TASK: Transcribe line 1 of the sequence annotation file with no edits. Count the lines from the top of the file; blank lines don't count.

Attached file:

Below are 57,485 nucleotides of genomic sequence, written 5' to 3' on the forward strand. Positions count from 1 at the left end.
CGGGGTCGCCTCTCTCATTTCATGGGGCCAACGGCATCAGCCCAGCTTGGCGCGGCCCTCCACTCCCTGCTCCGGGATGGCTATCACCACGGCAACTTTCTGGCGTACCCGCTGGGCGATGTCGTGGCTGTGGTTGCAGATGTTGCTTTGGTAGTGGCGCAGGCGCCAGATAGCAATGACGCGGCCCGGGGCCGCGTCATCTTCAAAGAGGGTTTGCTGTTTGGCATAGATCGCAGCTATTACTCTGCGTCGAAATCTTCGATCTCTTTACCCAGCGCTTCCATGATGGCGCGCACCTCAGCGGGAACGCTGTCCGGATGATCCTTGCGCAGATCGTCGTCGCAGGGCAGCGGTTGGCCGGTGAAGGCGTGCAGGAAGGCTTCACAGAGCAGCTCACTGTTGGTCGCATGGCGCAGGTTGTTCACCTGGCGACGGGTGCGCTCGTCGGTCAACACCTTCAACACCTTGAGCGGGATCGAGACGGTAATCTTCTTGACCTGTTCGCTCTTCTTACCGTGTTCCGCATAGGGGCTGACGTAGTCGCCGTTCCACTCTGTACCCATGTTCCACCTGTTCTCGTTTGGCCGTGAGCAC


Below are 57,485 nucleotides of genomic sequence, written 5' to 3' on the forward strand. Positions count from 1 at the left end.